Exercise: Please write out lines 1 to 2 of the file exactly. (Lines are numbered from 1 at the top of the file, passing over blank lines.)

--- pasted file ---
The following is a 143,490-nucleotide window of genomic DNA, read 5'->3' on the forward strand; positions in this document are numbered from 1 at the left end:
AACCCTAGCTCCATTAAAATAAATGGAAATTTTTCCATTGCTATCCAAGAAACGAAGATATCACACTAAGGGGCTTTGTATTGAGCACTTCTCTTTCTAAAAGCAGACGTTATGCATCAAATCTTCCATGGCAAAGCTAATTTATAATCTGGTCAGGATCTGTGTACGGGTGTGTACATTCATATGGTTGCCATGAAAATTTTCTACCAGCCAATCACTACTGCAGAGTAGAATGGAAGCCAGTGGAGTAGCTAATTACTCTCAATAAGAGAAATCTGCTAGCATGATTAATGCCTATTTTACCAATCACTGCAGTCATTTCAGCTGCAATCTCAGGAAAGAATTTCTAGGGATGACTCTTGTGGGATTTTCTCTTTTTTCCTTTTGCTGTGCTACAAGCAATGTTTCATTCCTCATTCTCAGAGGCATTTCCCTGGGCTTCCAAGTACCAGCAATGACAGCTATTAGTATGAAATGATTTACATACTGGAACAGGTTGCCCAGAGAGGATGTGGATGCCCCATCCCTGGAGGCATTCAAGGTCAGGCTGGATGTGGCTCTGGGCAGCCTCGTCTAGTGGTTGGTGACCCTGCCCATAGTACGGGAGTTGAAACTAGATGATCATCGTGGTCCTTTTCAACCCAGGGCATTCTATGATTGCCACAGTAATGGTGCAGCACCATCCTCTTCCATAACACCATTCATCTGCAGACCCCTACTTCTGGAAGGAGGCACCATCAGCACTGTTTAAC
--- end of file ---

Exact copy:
The following is a 143,490-nucleotide window of genomic DNA, read 5'->3' on the forward strand; positions in this document are numbered from 1 at the left end:
AACCCTAGCTCCATTAAAATAAATGGAAATTTTTCCATTGCTATCCAAGAAACGAAGATATCACACTAAGGGGCTTTGTATTGAGCACTTCTCTTTCTAAAAGCAGACGTTATGCATCAAATCTTCCATGGCAAAGCTAATTTATAATCTGGTCAGGATCTGTGTACGGGTGTGTACATTCATATGGTTGCCATGAAAATTTTCTACCAGCCAATCACTACTGCAGAGTAGAATGGAAGCCAGTGGAGTAGCTAATTACTCTCAATAAGAGAAATCTGCTAGCATGATTAATGCCTATTTTACCAATCACTGCAGTCATTTCAGCTGCAATCTCAGGAAAGAATTTCTAGGGATGACTCTTGTGGGATTTTCTCTTTTTTCCTTTTGCTGTGCTACAAGCAATGTTTCATTCCTCATTCTCAGAGGCATTTCCCTGGGCTTCCAAGTACCAGCAATGACAGCTATTAGTATGAAATGATTTACATACTGGAACAGGTTGCCCAGAGAGGATGTGGATGCCCCATCCCTGGAGGCATTCAAGGTCAGGCTGGATGTGGCTCTGGGCAGCCTCGTCTAGTGGTTGGTGACCCTGCCCATAGTACGGGAGTTGAAACTAGATGATCATCGTGGTCCTTTTCAACCCAGGGCATTCTATGATTGCCACAGTAATGGTGCAGCACCATCCTCTTCCATAACACCATTCATCTGCAGACCCCTACTTCTGGAAGGAGGCACCATCAGCACTGTTTAAC